Nick Miller looks back on all the weekend’s FA Cup matches (stream live in the U.S. on ESPN+). Here are the top takeaways from this past weekend’s action.
Hats off to Shrewsbury
We’ll get to Liverpool in a minute, but before that it’s important to give some unqualified praise to Shrewsbury for a superb comeback in their 2-2 draw on Sunday. Most of us watching quite reasonably thought the game was over when Donald Love scored that own-goal seconds after half-time, and the Shrewsbury players would have been forgiven for thinking similar.
In these situations it’s customary to praise the smaller team’s pluck and spirit, of which Shrewsbury showed plenty, but it’s also worth praising the skill of Josh Laurent, the solidity of the veteran Dave Edwards after he replaced captain Oliver Norburn, and the shrewd way manager Sam Ricketts used the man who got both goals, Jason Cummings.
Cummings is a frequently infuriating but undoubtedly dangerous forward, but after injury problems have dogged him this season it would have been folly to try him from the start. Using him for a burst of half-an-hour was the perfect strategy, and worked beautifully. And for that they get a replay at Anfield which, according to Ricketts, “could change this club’s future.”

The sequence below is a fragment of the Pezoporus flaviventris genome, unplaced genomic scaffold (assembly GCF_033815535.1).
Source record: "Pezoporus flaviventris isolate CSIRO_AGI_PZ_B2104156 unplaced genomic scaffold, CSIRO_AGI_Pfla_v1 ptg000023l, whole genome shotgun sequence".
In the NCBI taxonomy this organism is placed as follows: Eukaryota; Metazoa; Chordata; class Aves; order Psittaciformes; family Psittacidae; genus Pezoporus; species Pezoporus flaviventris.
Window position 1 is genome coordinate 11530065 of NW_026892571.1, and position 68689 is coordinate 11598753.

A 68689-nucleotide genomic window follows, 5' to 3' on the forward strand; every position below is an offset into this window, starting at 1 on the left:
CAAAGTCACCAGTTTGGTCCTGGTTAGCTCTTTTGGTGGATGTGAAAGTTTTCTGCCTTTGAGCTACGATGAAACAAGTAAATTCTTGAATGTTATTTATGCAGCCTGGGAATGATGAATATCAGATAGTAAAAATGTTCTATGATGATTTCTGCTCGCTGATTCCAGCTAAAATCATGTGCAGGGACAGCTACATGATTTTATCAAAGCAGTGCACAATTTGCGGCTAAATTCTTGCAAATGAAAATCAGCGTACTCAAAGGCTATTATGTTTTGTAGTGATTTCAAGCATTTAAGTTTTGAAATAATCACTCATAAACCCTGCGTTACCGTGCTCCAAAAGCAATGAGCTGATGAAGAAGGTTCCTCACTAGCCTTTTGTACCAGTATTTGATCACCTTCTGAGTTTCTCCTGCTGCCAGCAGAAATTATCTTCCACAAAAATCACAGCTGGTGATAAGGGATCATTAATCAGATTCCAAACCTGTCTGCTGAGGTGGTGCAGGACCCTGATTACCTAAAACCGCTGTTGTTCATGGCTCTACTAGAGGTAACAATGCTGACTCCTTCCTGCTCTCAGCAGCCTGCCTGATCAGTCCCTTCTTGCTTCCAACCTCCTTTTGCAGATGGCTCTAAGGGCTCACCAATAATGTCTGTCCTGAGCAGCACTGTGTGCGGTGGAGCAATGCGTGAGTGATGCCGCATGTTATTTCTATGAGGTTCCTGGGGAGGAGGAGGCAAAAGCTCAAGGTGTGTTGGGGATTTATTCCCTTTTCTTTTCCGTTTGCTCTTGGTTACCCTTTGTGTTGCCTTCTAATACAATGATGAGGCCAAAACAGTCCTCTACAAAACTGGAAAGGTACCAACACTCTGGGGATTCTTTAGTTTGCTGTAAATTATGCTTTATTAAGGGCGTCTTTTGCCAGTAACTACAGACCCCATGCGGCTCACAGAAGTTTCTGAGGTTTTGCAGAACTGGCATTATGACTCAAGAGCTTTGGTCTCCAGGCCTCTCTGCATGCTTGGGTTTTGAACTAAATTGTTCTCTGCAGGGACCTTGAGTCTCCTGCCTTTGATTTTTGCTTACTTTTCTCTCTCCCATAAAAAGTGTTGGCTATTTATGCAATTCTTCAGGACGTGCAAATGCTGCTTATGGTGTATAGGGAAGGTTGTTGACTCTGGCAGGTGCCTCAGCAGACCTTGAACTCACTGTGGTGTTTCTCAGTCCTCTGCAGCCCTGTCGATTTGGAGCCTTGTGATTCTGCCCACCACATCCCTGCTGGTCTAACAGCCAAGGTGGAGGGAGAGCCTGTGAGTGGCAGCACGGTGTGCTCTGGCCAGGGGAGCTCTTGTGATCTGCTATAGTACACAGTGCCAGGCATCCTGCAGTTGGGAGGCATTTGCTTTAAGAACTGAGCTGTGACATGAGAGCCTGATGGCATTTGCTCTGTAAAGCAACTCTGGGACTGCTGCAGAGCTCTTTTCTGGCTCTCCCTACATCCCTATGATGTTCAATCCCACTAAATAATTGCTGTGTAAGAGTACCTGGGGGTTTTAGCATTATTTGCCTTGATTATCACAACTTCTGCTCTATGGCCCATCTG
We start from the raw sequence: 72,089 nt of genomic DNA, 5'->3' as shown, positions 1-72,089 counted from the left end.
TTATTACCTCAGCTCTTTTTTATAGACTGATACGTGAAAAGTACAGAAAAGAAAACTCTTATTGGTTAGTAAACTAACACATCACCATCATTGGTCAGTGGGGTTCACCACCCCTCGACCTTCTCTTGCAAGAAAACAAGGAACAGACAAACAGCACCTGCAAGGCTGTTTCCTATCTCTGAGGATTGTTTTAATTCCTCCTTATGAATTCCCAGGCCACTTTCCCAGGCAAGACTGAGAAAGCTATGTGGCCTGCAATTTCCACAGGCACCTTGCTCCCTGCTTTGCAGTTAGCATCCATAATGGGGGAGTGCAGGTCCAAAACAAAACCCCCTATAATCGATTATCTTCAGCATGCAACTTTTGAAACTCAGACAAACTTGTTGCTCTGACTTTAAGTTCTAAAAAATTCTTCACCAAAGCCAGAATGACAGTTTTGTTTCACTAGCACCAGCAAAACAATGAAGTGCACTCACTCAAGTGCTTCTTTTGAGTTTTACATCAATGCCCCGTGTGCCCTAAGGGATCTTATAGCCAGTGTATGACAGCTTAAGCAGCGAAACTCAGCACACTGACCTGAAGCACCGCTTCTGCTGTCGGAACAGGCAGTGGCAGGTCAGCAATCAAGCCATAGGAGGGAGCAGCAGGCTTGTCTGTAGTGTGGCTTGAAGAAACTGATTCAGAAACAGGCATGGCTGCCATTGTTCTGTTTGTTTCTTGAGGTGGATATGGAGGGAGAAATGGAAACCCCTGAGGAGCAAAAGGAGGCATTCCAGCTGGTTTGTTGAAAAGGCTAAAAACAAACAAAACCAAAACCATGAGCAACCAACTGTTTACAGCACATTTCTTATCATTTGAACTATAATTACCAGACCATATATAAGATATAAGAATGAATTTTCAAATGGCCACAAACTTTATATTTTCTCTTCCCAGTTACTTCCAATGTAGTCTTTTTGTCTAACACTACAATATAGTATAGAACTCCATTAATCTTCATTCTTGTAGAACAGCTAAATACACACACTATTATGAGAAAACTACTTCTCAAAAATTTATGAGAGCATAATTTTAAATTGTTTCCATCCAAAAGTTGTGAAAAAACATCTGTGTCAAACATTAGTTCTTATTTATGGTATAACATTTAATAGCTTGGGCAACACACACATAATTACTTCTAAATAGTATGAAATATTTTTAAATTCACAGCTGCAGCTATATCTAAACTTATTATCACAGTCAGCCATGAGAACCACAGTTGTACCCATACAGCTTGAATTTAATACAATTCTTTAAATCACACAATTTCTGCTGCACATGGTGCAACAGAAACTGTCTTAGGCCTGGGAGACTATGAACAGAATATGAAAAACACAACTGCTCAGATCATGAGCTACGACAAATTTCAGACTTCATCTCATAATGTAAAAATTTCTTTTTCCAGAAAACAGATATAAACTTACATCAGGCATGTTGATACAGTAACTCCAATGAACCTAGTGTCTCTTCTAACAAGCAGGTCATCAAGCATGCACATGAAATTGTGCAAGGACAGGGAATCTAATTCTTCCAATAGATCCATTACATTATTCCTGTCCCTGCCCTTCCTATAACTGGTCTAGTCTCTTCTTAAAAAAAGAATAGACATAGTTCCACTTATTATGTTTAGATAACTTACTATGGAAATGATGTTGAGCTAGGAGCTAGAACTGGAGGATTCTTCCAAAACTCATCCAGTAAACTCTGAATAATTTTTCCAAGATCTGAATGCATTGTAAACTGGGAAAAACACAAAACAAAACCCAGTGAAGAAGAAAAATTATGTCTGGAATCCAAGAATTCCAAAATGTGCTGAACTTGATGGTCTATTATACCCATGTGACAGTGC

Liverpool could have made all their complaints moot
Jurgen Klopp is right about one thing: the scheduling of the FA Cup replays for the middle of the supposed “winter break,” when Premier League clubs have been urged to actually have a break and not use the time to arrange other games, is entirely absurd and you can’t blame him for promising to play the kids in their replay with Shrewsbury.